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Recommending your own books. You know, someone randomly asks for recommendations for a certain genre, comments roll in, a thread starts, and an author pops in to say, “May I recommend MY novel.” Um, no you may not! I'm far more likely to consider buying your novel if someone other than you or your mother is hawking it.
Gimmick giveaways. Giving away your books can be a good thing. But there’s a point at which it smacks of desperation. “Once I reach 5K FB Friends I’ll be giving away a Kindle Fire, some refrigerator magnets, and a lifetime subscription to my newsletter!” Or gaining giveaway “points” by having someone do any combination of things to promote you: “Just leave a comment here, re-post to your Facebook page, re-Tweet, and mention me on your own blog for your best chance to win!” ding! ding! ding! Not interested.
Listing your book in your list of favorites and/or must-reads. Even if your book is number 10 out of 10 on your list, don’t do it. Let someone else praise you. Besides, this tactic makes me feel as if the list was posted just to get your book in it!
A crappy cover. Covers are first impressions and if yours looks amateurish, poorly constructed, or bland, there's a good chance you won't get to make a "second" impression.
Complaining about another author’s success to push your own product. “It’s sad that he / she could sell _______ thousand copies of that junk, while MY book — which is just as good — gets buried.” What’s sad is that you think disparaging another author earns you points with readers.
Turning every conversation back to your novels. “Yeah, the economy sucks, global poverty is on the rise, mountain gorillas are near extinction, and an approaching asteroid threatens millions of lives. Coincidentally, I addressed these issues in my last novel. Here’s the link!”
Make me Like you before we’re Friends. I’m fine with you asking me to Like your page. But asking me to Like you BEFORE we’re Friends just seems backwards. If we become Friends, I may discover I like you enough to actually Like your page. Unless you’re already famous, multi-published, I know you, and I already like your stuff, I probably won’t Like you. Whew!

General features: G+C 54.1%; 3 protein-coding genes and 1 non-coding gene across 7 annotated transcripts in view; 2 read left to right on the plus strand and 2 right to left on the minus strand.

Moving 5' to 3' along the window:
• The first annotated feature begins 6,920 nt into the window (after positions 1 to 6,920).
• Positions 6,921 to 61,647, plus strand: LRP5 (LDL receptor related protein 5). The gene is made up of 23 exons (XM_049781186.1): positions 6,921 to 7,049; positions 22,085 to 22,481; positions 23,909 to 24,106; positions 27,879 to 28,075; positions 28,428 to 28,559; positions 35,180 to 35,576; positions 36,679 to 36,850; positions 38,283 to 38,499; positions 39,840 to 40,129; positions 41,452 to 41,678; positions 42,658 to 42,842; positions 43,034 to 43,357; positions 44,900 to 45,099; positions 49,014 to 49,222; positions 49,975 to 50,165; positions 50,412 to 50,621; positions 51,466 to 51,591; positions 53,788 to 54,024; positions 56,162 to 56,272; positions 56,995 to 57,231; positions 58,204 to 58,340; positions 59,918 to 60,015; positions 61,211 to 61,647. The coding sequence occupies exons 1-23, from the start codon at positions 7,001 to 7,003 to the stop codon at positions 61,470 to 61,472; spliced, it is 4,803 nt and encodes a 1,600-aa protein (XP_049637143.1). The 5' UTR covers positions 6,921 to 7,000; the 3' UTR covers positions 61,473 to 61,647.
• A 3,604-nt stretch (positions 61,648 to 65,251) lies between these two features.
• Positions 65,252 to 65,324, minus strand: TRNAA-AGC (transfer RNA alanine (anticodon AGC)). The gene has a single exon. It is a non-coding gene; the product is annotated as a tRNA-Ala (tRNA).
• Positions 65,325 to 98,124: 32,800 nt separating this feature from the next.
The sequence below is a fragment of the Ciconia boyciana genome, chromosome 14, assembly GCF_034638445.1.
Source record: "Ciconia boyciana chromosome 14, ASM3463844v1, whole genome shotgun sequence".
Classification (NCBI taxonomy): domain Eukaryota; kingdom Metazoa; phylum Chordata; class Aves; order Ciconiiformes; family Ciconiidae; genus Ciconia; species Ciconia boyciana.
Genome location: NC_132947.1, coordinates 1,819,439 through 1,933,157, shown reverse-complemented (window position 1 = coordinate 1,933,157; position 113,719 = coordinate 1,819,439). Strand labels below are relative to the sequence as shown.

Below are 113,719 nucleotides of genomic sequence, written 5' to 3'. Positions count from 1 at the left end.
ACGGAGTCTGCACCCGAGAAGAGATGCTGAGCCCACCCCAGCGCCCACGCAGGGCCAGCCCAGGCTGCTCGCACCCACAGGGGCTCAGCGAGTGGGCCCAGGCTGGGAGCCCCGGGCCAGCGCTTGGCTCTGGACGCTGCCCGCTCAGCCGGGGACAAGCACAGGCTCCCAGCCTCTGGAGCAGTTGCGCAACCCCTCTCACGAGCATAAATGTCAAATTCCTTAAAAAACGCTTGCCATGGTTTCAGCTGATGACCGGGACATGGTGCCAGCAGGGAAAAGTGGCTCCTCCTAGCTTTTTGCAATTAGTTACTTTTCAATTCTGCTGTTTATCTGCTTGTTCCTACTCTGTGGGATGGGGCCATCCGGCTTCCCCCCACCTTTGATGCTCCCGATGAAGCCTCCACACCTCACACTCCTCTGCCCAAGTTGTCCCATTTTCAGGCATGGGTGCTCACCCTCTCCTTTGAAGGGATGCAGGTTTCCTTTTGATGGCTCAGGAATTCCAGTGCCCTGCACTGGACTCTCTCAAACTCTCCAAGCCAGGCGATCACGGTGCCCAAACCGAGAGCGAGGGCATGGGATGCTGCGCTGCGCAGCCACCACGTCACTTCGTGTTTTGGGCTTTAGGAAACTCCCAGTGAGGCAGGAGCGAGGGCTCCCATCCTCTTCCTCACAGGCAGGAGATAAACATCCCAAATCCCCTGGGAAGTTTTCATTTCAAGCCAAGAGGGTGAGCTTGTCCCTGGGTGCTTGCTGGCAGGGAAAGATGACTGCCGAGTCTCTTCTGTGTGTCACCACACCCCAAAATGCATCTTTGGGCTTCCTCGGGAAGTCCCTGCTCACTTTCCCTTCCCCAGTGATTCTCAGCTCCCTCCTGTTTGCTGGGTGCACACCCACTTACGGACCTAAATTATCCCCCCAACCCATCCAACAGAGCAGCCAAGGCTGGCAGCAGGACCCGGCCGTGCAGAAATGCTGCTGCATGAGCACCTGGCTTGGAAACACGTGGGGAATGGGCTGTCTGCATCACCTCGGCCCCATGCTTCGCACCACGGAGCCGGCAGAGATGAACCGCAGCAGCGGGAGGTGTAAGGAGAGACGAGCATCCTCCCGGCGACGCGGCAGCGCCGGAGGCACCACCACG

Ulterior-Friending: When an author Follows / Friends you with the intention that you Friend them back so that they can send an automated reply to thank you for following them back on Twitter, Facebook, Goodreads, or whatever, followed by an endless stream of updates about their novels. Listen, if your request for my Follow / Friendship is a veiled attempt to jam your books down my throat, please don’t ask.
Breathless Blurbs. I’m fine with a line or two on the back cover. But please don’t shout phrases at me like: adrenaline rush; high-octane; pulse-pounding, edge of your seat; heart-soaring; etc. It just seems like, well, you're trying too hard.
Cheesy, Unprofessional website: If you actually get me to your web home, at least make it look like you got your sh*t together. An author who can’t invest enough time and money to at least make their home page look decent, can’t be trusted to make their novels any better.
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Mike Duran is represented by the rockin' Rachelle Gardner of Books & Such Literary. Mike's novels include The Telling, The Resurrection, an ebook novella, Winterland, and his newly released short story anthology Subterranea. You can visit his website at www.mikeduran.com, or follow him on Facebook and Twitter.